Many, if not most, grad students and academics have at least some type of Career Plan. I’m sure you had to make one in your personal statement for admissions, even if you kind of made it up. Remember that part where you said you wanted to pursue a graduate degree so that you could…? That’s what I’m talking about.
Many of you had Plan A mapped out. I’m going to be a professor! Even if that is your Plan A, you still need a Plan B. If nothing else, as a safety net if Plan A doesn’t work out. (Though my own journey points out there are lots of other reasons you need a Plan B).
But here’s the thing. You ALSO need Plan C. A third option.
Why One Option Is Bad
When you have only one plan, one singular goal, what happens if it doesn’t work out?
The obvious problem is that you’re putting all your eggs in one basket. And if it’s a tenure-track professorship you’re after, boy have I got bad news for you. More than 80% of academics who are aiming for that target never reach it. And 40% of PhDs don’t have ANY job lined up at graduation (and that article is from a few years ago, I’m betting it’s worse now).
I hope you know that you’re AMAZING and have SO MUCH to offer and I also know you want it REALLY badly, but competition is just so, so tight. Which brings me to the second problem with having only one option.
Your self-esteem takes a MAJOR hit when you pin your hopes on something external that doesn’t happen. Too many of us internalize the blame and blame only ourselves. As opposed to the awful labor market conditions and hiring biases that are factually and systematically the problem.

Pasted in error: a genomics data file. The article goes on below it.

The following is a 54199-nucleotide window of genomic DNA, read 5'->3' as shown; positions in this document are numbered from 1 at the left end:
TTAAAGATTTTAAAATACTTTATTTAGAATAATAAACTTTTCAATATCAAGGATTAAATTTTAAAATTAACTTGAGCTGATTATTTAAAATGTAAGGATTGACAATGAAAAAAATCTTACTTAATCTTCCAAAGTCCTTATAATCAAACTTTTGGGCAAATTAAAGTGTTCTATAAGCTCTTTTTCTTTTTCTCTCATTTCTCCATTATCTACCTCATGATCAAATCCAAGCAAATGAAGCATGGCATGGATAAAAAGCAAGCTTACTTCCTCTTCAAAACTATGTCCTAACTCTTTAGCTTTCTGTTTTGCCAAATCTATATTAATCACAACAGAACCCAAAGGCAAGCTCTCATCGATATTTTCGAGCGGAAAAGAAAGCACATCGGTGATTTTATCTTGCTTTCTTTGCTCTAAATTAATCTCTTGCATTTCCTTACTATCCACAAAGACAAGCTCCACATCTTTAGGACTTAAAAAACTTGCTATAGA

Your Plan A not working out has nothing to do with you. It’s not that you’re not smart enough, driven enough, networking enough, published enough, or funded enough. You got handed a bum deal upon graduation from grad school, and that’s not your fault.
But that doesn’t relieve you of responsibility for yourself.
The longer you sit around trying to make Plan A work, the longer you are also NOT planning and thinking through the many OTHER career plans that will work for you.
Why Two Options Is Also Bad
Let’s say you have Plan B. That’s much better than having only one, right? Numerically, yes!
Having only two plans can trap us into believing that there are only two options: Plan A or Plan B. Period. You’re not seeing that there are actually TONS more options available to you. When you stop at Plan B, you’ve stopped considering, brainstorming, and envisioning your options, your needs, and any other work values you may want to consider. Like your long-term needs, for example.
Why Three Options Is Best
This is why I coach my alt-ac clients into coming up with 3 options. It doesn’t need to be 26 (as in an A/B/Z career plan that you may have read about! That’s TOO many!) Just three. Three is hard *enough* work. (Seriously, not a fan of the A/B/Z if you can’t tell 😸). But I know you can do it. If you can come up with 3 options for a night out with friends, then you can come up with 3 career options to explore and research.
It helps my clients get out of a common problem: either/or, black and white thinking. The exercise of coming up with just three options over two creates a momentum effect. This is so powerful. There aren’t just three options. There are TONS! My clients usually dread this exercise but by the end of it come back with a 4th idea, or a 5th, or…
Coming up with three options starts you on the path to thinking more broadly and creatively about your career options, shedding a more positive light on the possibilities ahead. And it gets you farther away from feeling stuck and closer to taking action.